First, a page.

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eBay Launches Local News Online in Hawaii at Low, Low Rate of $19.99 a Month

There's no category on eBay for "local news," but Pierre Omidyar has settled on a price: $19.99 a month.

Omidyar's launching a local news site in Hawaii--it goes live today with an official launch set for next month--that focuses on community news and conversation. "Journalism plays a central role in the way democracy works, especially in this country," Omidyar told the Associated Press. "And our democracy doesn't work when journalism doesn't work."

How does he plan to make journalism work in Hawaii? He intends to charge twenty bucks a month for it.

For a $19.99 monthly charge (introductory offer of $4.99), Hawaii residents will have access to investigative local reporting, analysis, and conversation. "Reporter-hosts," the AP reports, will "post articles, interact with readers, provide frequent updates and host discussions."

Pierre Omidyar

Omidyar believes the site, Honolulu Civil Beat, will be a new model for local news that will work. "It's really critical to help find a way to do journalism that connects with ordinary citizens in a better way. I think that is what's been lacking. Because the industry has been preoccupied with its own decline, it hasn't had the opportunity to reinvent itself. As a new startup, we have the opportunity to reinvent that and bring journalism back into the center of conversation."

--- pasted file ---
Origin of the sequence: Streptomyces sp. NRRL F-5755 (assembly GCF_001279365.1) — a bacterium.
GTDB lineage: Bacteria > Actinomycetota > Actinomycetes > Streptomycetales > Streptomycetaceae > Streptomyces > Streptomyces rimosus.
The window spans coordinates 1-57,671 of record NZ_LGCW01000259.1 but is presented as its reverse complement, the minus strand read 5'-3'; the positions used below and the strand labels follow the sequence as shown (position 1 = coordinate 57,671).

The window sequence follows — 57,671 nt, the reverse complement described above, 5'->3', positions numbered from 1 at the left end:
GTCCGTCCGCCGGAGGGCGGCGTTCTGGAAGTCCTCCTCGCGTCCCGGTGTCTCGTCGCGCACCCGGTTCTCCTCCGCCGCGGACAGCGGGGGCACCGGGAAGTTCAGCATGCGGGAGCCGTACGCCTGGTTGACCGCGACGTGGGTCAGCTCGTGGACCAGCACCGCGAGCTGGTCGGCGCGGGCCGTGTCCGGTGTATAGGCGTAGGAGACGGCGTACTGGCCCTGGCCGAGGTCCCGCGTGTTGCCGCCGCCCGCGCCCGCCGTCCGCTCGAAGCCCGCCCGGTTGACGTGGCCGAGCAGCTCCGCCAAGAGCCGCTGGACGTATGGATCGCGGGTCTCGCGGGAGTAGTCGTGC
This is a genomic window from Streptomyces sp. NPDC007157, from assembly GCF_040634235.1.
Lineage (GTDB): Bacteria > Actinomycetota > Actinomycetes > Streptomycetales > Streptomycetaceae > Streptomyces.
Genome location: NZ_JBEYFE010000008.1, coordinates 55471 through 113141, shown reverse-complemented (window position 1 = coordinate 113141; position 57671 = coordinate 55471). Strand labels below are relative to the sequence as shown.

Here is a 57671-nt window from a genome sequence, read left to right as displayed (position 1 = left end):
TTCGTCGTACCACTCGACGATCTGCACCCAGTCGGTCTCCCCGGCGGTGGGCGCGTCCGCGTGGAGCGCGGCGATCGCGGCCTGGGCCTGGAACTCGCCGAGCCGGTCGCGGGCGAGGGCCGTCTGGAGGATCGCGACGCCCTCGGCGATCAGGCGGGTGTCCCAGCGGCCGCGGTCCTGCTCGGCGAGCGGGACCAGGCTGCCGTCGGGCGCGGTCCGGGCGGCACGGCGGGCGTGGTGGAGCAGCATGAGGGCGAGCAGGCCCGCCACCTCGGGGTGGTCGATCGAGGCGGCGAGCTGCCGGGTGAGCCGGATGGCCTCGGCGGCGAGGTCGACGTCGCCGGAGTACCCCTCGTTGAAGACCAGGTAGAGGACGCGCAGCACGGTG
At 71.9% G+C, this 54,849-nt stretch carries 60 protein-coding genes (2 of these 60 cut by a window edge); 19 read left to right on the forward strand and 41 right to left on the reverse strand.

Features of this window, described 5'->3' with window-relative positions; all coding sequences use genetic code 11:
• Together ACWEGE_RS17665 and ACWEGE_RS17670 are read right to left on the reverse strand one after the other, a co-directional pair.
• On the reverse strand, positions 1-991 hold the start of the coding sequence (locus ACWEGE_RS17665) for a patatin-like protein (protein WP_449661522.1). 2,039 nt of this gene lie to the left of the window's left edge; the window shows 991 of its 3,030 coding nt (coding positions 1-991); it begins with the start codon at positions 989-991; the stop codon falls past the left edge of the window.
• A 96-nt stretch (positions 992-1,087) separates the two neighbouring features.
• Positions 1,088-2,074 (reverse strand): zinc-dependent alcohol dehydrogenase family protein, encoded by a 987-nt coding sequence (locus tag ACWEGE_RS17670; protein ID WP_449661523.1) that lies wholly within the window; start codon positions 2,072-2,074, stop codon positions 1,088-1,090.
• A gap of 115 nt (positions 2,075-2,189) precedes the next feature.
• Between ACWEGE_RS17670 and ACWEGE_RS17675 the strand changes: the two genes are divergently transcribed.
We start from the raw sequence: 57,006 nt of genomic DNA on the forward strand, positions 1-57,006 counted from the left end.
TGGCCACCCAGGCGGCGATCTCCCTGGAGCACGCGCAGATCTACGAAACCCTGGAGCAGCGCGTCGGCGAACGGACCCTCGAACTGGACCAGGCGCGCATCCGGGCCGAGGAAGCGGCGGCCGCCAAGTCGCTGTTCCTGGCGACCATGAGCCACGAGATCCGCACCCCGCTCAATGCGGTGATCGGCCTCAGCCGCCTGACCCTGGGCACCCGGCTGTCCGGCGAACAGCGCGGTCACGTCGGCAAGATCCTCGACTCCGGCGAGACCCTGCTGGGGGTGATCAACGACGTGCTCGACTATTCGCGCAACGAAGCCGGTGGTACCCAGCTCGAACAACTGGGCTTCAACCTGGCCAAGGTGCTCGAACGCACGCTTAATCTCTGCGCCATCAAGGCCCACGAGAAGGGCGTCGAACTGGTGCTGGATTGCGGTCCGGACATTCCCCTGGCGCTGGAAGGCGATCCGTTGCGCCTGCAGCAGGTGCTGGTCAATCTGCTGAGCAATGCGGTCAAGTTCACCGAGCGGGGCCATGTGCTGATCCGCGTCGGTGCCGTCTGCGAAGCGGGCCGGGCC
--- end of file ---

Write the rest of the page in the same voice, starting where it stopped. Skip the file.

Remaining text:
In an introductory message on the site today, Omidyar says he's building a "civic square."

"What does it mean to build a civic square? For us, it's about building a place where we can learn about and better understand our home, the challenges we face, and debate and discover ideas and strategies for moving forward."

The name, Civil Beat, Omidyar says, is meant to invoke both a civil and calm conversation ("Be You, Be Cool, Be Civil" goes the motto), as well as a team of journalists on the beat. "You might have guessed that this is all a bit of an experiment," he says. "We've never done this before, and we don't think anyone else has, either. Aside from the name Civil Beat, the whole idea of calling your reporters "reporter-hosts" is just one indication of how this is different. They're not just reporting the news--they're engaged in understanding and explaining the issues more deeply, and debating them with the community"

Now I can get behind the idea of reporters as reporters and "hosts" who engage, provoke, and keep people talking. It's just the question of whether people will pay ($4 or $20) for the privilege of engaging with those reporters.

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